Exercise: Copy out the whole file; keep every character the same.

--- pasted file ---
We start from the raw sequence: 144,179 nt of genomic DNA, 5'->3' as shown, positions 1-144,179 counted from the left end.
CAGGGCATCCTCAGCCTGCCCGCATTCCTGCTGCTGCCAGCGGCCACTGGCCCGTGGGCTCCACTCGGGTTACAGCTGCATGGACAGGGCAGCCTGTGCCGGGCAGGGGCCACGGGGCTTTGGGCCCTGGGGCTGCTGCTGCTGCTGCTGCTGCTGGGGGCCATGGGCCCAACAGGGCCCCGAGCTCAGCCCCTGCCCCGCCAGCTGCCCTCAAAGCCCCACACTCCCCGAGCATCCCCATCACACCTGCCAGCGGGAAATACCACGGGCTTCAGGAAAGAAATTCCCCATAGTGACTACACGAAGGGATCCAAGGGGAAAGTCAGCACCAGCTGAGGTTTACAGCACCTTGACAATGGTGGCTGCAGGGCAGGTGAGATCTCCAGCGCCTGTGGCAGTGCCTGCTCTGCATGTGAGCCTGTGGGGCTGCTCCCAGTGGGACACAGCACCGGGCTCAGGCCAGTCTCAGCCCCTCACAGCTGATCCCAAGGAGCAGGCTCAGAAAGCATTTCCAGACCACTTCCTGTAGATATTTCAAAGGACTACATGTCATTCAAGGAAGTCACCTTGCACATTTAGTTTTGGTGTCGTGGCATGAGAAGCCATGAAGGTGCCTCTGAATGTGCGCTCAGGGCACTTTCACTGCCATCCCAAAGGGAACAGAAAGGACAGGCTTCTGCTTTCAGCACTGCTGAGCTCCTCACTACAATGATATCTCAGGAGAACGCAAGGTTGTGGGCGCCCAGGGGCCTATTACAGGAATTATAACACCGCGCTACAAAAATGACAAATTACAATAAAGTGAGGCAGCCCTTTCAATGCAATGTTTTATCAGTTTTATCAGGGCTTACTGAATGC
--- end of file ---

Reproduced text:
We start from the raw sequence: 144,179 nt of genomic DNA, 5'->3' as shown, positions 1-144,179 counted from the left end.
CAGGGCATCCTCAGCCTGCCCGCATTCCTGCTGCTGCCAGCGGCCACTGGCCCGTGGGCTCCACTCGGGTTACAGCTGCATGGACAGGGCAGCCTGTGCCGGGCAGGGGCCACGGGGCTTTGGGCCCTGGGGCTGCTGCTGCTGCTGCTGCTGCTGGGGGCCATGGGCCCAACAGGGCCCCGAGCTCAGCCCCTGCCCCGCCAGCTGCCCTCAAAGCCCCACACTCCCCGAGCATCCCCATCACACCTGCCAGCGGGAAATACCACGGGCTTCAGGAAAGAAATTCCCCATAGTGACTACACGAAGGGATCCAAGGGGAAAGTCAGCACCAGCTGAGGTTTACAGCACCTTGACAATGGTGGCTGCAGGGCAGGTGAGATCTCCAGCGCCTGTGGCAGTGCCTGCTCTGCATGTGAGCCTGTGGGGCTGCTCCCAGTGGGACACAGCACCGGGCTCAGGCCAGTCTCAGCCCCTCACAGCTGATCCCAAGGAGCAGGCTCAGAAAGCATTTCCAGACCACTTCCTGTAGATATTTCAAAGGACTACATGTCATTCAAGGAAGTCACCTTGCACATTTAGTTTTGGTGTCGTGGCATGAGAAGCCATGAAGGTGCCTCTGAATGTGCGCTCAGGGCACTTTCACTGCCATCCCAAAGGGAACAGAAAGGACAGGCTTCTGCTTTCAGCACTGCTGAGCTCCTCACTACAATGATATCTCAGGAGAACGCAAGGTTGTGGGCGCCCAGGGGCCTATTACAGGAATTATAACACCGCGCTACAAAAATGACAAATTACAATAAAGTGAGGCAGCCCTTTCAATGCAATGTTTTATCAGTTTTATCAGGGCTTACTGAATGC